She deals with the cool girl label all the time. In her words, ‘Being the Cool Girl means I am a hot, brilliant, funny woman who adores football, poker, dirty jokes, and burping, who plays video games, drinks cheap beer, loves threesomes and anal sex, and jams hot dogs and hamburgers into her mouth like she’s hosting the world’s biggest culinary gang bang while somehow maintaining a size 2, because Cool Girls are above all hot. Hot and understanding. Cool Girls never get angry; they only smile in a chagrined, loving manner and let their men do whatever they want. Go ahead, shit on me, I don’t mind, I’m the Cool Girl.’
Amy finds herself very different from the ideal female which was incidentally the subject her parents made a fortune on. She understands the passive-aggression, but bears with it. She is, in fact, proud of it, refusing to see herself as failure just because society has different standards for an ‘Amazing’ girl. Her husband loves the ‘idea of her’, but can’t deal with the real her. He finds her superior and well-informed, and finds it intimidating. He relocates to a place she hates without consulting her, shifting to her his responsibilities that included taking care of his mother for which he relocated in the first place.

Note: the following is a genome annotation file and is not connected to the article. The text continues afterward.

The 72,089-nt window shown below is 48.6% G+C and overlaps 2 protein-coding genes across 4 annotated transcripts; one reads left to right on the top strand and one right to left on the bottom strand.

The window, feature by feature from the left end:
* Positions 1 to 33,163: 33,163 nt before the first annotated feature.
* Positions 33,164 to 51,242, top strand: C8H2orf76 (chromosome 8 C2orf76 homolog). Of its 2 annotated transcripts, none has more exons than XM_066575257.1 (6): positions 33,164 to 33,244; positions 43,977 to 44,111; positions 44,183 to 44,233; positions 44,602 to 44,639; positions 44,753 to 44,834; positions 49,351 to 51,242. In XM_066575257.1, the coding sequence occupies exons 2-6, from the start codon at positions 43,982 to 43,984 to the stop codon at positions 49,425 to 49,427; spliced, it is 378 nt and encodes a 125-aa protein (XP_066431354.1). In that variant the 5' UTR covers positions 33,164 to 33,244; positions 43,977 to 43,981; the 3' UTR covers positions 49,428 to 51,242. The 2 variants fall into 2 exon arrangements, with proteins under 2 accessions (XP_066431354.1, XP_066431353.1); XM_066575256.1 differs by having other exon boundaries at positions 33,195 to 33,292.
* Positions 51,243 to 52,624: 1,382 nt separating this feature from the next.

She, like most women, tries to keep everyone happy, running the same charade every day, playing the traditional role of a wife who is supposed to cook meals and look after the house and not think of doing something that she may find worthwhile, ‘Tampon commercial, detergent commercial, maxi pad commercial, windex commercial – you’d think all women do is clean and bleed.’
Amy is intelligent, highly dedicated to whatever she does, whether if it is preparing for an anniversary dinner, creating a treasure hunt of sorts with clues in prose, or planning to implicate her own murder on her husband with whom she can’t connect anymore. The step would come as an over-reaction to some but it seriously takes the mind of a genius to plan something with as much detail as she does and nerves of steel to execute it successfully and yet be back with the upper hand.